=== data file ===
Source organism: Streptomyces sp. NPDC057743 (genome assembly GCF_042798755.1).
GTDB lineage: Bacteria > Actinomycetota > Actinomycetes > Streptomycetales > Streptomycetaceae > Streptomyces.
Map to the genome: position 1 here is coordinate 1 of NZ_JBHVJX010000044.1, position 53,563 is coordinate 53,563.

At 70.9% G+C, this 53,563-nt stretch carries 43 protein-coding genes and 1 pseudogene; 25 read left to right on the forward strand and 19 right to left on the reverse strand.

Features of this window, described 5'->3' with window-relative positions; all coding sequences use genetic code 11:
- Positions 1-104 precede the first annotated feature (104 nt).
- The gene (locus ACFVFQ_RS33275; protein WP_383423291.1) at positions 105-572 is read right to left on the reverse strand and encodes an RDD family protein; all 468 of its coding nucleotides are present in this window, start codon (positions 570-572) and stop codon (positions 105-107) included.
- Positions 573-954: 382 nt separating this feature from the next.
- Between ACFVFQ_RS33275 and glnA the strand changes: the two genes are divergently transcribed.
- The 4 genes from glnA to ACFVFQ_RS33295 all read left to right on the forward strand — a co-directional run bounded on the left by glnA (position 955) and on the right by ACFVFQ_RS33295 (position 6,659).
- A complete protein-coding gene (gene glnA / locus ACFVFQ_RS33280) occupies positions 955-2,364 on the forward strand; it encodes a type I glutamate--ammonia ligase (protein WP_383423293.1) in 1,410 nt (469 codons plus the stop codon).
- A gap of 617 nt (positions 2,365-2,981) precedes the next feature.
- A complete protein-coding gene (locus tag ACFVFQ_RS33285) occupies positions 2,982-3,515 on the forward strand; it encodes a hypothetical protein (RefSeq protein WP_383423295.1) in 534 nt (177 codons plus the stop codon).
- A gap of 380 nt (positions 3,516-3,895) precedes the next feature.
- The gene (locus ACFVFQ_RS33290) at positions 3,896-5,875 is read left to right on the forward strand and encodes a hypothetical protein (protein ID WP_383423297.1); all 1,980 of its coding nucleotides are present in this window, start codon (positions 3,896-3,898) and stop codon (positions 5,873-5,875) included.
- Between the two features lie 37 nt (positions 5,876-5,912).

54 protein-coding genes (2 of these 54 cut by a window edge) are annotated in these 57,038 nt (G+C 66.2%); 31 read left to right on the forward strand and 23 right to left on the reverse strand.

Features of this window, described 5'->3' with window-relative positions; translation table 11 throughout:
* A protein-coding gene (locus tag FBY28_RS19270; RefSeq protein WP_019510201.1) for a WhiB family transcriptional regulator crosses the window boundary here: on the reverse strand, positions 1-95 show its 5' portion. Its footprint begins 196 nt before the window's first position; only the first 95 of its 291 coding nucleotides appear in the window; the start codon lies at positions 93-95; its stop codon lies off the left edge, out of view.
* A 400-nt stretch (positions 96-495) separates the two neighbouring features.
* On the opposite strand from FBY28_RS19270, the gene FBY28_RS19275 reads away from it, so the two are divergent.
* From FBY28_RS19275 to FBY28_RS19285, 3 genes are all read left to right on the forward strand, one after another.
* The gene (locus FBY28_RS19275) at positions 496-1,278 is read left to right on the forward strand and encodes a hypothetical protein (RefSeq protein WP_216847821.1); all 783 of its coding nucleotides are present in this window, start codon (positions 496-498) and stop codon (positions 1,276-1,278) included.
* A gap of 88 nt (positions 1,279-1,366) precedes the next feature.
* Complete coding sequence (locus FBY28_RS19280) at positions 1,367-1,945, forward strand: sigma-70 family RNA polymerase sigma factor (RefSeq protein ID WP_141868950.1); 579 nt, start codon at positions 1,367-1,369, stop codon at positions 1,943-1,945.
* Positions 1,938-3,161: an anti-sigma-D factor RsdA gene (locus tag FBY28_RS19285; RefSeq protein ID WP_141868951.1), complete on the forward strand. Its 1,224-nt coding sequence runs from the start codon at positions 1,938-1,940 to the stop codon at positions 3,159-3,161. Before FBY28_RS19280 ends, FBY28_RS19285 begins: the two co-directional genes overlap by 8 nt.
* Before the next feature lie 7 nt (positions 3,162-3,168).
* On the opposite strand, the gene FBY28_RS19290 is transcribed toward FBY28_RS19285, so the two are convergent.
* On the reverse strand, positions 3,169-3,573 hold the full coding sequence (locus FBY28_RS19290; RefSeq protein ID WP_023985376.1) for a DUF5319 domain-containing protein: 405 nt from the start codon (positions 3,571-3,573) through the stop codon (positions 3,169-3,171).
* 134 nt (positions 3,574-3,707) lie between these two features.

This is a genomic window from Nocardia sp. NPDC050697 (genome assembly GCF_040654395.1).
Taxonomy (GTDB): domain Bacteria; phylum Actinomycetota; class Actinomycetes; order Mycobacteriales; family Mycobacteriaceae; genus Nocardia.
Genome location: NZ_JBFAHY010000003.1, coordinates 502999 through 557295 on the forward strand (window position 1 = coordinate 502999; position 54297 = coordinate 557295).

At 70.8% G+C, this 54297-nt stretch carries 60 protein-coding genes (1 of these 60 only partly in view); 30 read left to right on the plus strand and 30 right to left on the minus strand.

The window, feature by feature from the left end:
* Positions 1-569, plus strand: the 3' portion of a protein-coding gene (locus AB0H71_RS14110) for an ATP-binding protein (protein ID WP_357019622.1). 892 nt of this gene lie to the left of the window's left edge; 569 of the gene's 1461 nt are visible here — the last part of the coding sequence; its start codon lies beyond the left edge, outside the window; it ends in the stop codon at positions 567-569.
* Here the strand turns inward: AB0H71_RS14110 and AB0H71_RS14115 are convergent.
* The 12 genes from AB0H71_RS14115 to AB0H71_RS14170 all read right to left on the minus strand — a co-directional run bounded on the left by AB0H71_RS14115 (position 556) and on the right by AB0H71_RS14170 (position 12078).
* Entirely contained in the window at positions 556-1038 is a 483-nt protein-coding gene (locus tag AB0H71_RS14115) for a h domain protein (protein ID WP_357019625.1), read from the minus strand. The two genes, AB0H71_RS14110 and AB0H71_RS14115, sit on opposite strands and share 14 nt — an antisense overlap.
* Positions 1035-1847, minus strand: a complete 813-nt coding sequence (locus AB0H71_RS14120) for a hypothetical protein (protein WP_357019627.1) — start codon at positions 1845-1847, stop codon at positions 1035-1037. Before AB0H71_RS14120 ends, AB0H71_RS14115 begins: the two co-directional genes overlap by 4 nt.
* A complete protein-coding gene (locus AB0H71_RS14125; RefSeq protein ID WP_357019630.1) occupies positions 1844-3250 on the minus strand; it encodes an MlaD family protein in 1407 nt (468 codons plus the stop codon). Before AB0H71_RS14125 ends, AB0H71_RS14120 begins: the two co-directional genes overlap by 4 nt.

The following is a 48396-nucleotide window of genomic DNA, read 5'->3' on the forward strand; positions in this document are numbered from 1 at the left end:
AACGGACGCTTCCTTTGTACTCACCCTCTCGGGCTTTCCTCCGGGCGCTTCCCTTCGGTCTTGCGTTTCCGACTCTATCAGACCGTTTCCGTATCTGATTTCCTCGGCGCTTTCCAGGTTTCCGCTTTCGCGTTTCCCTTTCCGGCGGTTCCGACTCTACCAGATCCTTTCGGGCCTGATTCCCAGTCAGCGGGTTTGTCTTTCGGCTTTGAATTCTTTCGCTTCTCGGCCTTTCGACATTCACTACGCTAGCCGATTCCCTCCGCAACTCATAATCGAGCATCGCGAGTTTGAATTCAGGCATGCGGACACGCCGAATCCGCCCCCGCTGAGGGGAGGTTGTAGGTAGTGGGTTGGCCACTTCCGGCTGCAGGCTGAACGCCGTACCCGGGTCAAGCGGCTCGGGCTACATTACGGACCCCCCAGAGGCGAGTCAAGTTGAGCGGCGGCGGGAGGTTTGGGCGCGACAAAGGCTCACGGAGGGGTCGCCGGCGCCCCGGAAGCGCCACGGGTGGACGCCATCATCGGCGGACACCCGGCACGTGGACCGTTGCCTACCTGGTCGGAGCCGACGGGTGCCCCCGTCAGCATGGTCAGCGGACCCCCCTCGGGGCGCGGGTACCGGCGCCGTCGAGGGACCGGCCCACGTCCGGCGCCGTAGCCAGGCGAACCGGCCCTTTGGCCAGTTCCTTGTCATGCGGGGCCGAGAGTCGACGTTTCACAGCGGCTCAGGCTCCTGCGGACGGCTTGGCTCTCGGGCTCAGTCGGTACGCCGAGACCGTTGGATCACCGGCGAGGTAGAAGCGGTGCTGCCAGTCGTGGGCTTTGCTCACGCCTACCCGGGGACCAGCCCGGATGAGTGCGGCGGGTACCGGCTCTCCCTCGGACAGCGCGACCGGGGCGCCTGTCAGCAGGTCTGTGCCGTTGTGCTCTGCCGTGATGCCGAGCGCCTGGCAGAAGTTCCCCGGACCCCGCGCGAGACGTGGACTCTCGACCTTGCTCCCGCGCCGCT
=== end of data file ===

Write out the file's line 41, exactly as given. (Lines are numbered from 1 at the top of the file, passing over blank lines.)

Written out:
* A complete protein-coding gene (locus AB0H71_RS14125; RefSeq protein ID WP_357019630.1) occupies positions 1844-3250 on the minus strand; it encodes an MlaD family protein in 1407 nt (468 codons plus the stop codon). Before AB0H71_RS14125 ends, AB0H71_RS14120 begins: the two co-directional genes overlap by 4 nt.